= 2 E 2 − B2
)
;
Gµν G µν = −G 01G 01 − G 02G 02 − G 03G 03 − G 10G 10 + G 12G 12 + G 13G 13
− G 20G 20 + G 21G 21 + G 23G 23 − G 30G 30 + G 31G 31 + G 32 G 32
= − Bx2 − By2 − Bz2 − Bx2 + Ez2 + Ey2 − By2 + Ez2 + Ex2 − Bz2 + Ey2 + Ex2
(
= 2 B2 − E 2
)
;
Fµν G µν = −F 01G 01 − F 02G 02 − F 03G 03 − F 10G 10 + F 12G 12 + F 13G 13
− F 20G 20 + F 21G 21 + F 23G 23 − F 30G 30 + F 31G 31 + F 32 G 32
= −Ex Bx − Ey By − Ez Bz − Ex Bx − Bz Ez − By Ey
− Ey By − Bz Ez − Bx Ex − Ez Bz − By Ey − Bx Ex
= −4 E ◊ B .
The first two results each show that E2 − B2 is Lorentz invariant. The third shows
that E ◊ B is invariant. (Q.E.D.) It works similarly in MKS units except for the
stray factors of c.
b.
Suppose that, in a certain inertial frame S, the electric field E and the magnetic field B
are neither parallel nor perpendicular. Show that in a different inertial frame S , moving
relative to S at velocity v given by
v=
c
γ
2
E¥B
B2 + E 2
(cgs units) or
1
γ
2
E¥B
B + E2 c 2
2
(MKS units), ,
the fields E and B are parallel.
Suppose the two frames move relative to one another along the x direction, so we
can use our usual forms of the Lorentz transformation. If x is also the direction of
E ¥ B , as we are asked to show, then E and B lie in the y-z plane. Let ψ be the
angle between the two fields in S, and for simplicity let one of them, say E, point
along z; then Bz = B cosψ and By = B sinψ . Thus the relativistic transformations
of the fields give us
- 9 -
Ey = γ ( − β B cosψ ) , Ez = γ ( E + β B sinψ ) ,
By = γ ( B sinψ + β E ) , Bz = γ ( B cosψ ) .
The x components of the field are still zero; this component is left unchanged by
the transformation. E and B are parallel if the ratios of their y and z components
are equal:
Ey
Ez
=−
By γ ( B sinψ + β E )
γβ B cosψ
.
=
=
γ ( E + β B sinψ ) Bz
γ B cosψ
Multiply it out:
− β B2 cos 2 ψ = ( E + β B sinψ )( B sinψ + β E )
(
)
= β E2 + β B2 sin 2 ψ + 1 + β 2 EB sinψ
(
) (
;
)
β E2 + β B2 cos2 ψ + sin 2 ψ + 1 + β 2 EB sinψ = 0
1 + β 2 ) EB sinψ
(
1
β =−
=−
2
E +B
2
E¥B
2
γ E 2 + B2
.
The way we’ve set up the coordinate axes, though, the cross product of the fields
is
xˆ
yˆ
zˆ
E¥B= 0
0
E
0 B sinψ
B cosψ
= xˆ
0
E
B sinψ
B cosψ
= − xˆ EB sinψ
(I guess that means I should have pointed B along the z axis), so the minus signs
cancel:
v=−
c.
E¥B
γ 2 E 2 + B2
c
, q.e.d.
Is there a frame in which the electric and magnetic fields are perpendicular?
No. Since the fields are not perpendicular in the original frame, E ◊ B ≠ 0, and
since this quantity is Lorentz-invariant, they can’t be perpendicular in any other
frame either.
- 10 -
______________________________________________________________________________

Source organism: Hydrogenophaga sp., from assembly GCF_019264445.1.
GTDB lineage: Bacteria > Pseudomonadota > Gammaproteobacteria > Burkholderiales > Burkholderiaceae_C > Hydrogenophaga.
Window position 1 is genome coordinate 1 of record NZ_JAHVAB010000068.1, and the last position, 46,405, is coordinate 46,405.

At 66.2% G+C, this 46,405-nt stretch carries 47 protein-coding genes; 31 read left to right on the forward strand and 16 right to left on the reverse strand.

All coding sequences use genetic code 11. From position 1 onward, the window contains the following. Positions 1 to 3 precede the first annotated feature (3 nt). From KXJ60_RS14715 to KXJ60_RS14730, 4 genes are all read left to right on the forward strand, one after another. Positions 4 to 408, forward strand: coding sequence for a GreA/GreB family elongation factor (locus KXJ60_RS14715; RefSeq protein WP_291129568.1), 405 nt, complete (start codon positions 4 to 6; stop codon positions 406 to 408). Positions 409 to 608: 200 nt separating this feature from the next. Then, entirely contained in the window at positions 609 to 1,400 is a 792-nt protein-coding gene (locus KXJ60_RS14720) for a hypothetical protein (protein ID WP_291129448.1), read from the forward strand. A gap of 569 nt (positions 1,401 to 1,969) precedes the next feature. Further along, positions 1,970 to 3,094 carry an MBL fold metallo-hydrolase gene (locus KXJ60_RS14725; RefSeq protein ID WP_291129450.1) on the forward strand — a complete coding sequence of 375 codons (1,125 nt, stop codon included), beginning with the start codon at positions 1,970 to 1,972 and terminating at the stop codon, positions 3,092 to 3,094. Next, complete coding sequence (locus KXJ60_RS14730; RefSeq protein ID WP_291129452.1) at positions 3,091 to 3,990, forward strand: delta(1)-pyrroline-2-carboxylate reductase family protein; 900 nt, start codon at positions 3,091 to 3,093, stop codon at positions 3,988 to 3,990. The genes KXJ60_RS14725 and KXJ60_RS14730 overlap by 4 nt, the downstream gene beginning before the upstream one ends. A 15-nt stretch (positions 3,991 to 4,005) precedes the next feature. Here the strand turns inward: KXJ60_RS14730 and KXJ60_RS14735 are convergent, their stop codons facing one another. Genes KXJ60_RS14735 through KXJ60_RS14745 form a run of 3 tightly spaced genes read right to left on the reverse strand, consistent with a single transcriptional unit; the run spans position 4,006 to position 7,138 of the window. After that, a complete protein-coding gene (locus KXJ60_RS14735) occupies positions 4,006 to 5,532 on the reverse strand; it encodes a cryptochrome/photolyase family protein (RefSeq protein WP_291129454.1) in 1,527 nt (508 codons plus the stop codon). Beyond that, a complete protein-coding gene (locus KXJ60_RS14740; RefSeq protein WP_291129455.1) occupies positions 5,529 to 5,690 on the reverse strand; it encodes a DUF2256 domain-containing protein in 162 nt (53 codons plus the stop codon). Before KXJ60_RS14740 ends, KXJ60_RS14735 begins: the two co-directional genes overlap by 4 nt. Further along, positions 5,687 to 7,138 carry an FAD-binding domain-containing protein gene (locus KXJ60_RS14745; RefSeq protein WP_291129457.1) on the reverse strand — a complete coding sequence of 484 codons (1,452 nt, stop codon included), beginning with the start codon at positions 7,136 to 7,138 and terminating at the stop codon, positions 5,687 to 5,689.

Problem 6 (50 points)
Unpolarized light with angular frequency ω is incident from
vacuum, at angle θ , on a planar conducting surface.
Calculate the degree of polarization,
δ=
I⊥ − I
I⊥ + I
x
Vacuum Conductor
,
of reflected light, and describe in a few words the state of the
light’s polarization: nature, magnitude and direction. (Here
⊥ and mean perpendicular and parallel to the plane of
incidence.)
θ
z
We need to handle the TE ( ⊥ ) and TM ( ) parts of the
incident light separately. TE first: the boundary
conditions on the components of E and H parallel to the
surface are
E0 I + E0 R = E0T
1
µ1
(−
,
)
µ1ε 1 E0 I cos θ I + µ1ε 1 E0 R cos θ I = −
1 ck2
µ2 ω
E0T cos θT
,
which we can rearrange in a familiar way:
E0 I + E0 R = E0T
⎛ cos θT
E0 I − E0 R = ⎜
⎝ cos θ I
,
⎞ ⎛ µ1 ck2 ⎞
⎟⎟ E0T = αβ E0T
⎟ ⎜⎜
⎠ ⎝ ε 1 µ 2ω ⎠
.
Multiply the first condition by αβ and subtract:
(αβ − 1) E0 I + (αβ + 1) E0 R = 0
⎛ E0 R ⎞
1 − αβ
⎜
⎟ =
⎝ E0 I ⎠ ⊥ 1 + αβ
;
.
And now for TM, for which the boundary conditions on the components of E and H
parallel to the surface are
- 11 -
E0 I cos θ I + E0 R cos θ I = E0T cos θT
1
µ1
(
)
µ1ε 1 E0 I − µ1ε 1 E0 R =
1 ck2
,
E0T
µ2 ω
,
which can also be rearranged in a familiar way, using the same α and β , and solved
just as before:
E0 I + E0 R =
E0 I − E0 R =
cos θT
E0T = α E0T
cos θ I
,
µ1 ck2
E0T = β E0T
ε 1 µ 2ω
,
⎛β
⎞
⎛β
⎞
⎜ − 1 ⎟ E0 I + ⎜ + 1 ⎟ E0 R = 0 ;
⎝α
⎠
⎝α
⎠
⎛ E0 R ⎞ α − β
.
⎜
⎟ =
⎝ E0 I ⎠ α + β
Now,
⎛ I R ⎞ ⎛ I R ⎞ 1 − αβ 1 − αβ * α − β α − β *
±
⎜ ⎟ ±⎜ ⎟ =
⎝ I I ⎠ ⊥ ⎝ I I ⎠ 1 + αβ 1 + αβ * α + β α + β *
=
1 − αβ − αβ * +α 2 β 2 α 2 − αβ − αβ * + β 2
±
1 + αβ + αβ * +α 2 β 2 α 2 + αβ + αβ * + β 2
;
1 − αβ − αβ * +α 2 β 2 α 2 − αβ − αβ * + β 2
−
I⊥ − I
1 + αβ + αβ * +α 2 β 2 α 2 + αβ + αβ * + β 2
δ=
=
I⊥ + I
1 − αβ − αβ * +α 2 β 2 α 2 − αβ − αβ * + β 2
+
1 + αβ + αβ * +α 2 β 2 α 2 + αβ + αβ * + β 2
.
This is an ugly expression, but at normal incidence (α = 1 ) it simplifies considerably:
1 − β − β * +β 2 1 − β − β * +β 2
−
1 + β + β * +β 2 1 + β + β * +β 2
δ=
=0 ;
1 − β − β * +β 2 1 − β − β * +β 2
+
1 + β + β * +β 2 1 + β + β * +β 2
unpolarized light reflected at normal incidence is still unpolarized. At oblique incidence
it obviously doesn’t vanish, so the reflected light is polarized.
- 12 -
I wouldn’t expect you to go any farther than this, on a real test. (I wish I had written the
problem just in terms of the fields; I didn’t think the result was going to be this ugly.) It
turns out that the polarization is slight ( a few percent at most), and perpendicular to
the plane of incidence; that is, δ turns out to be small and positive.
- 13 -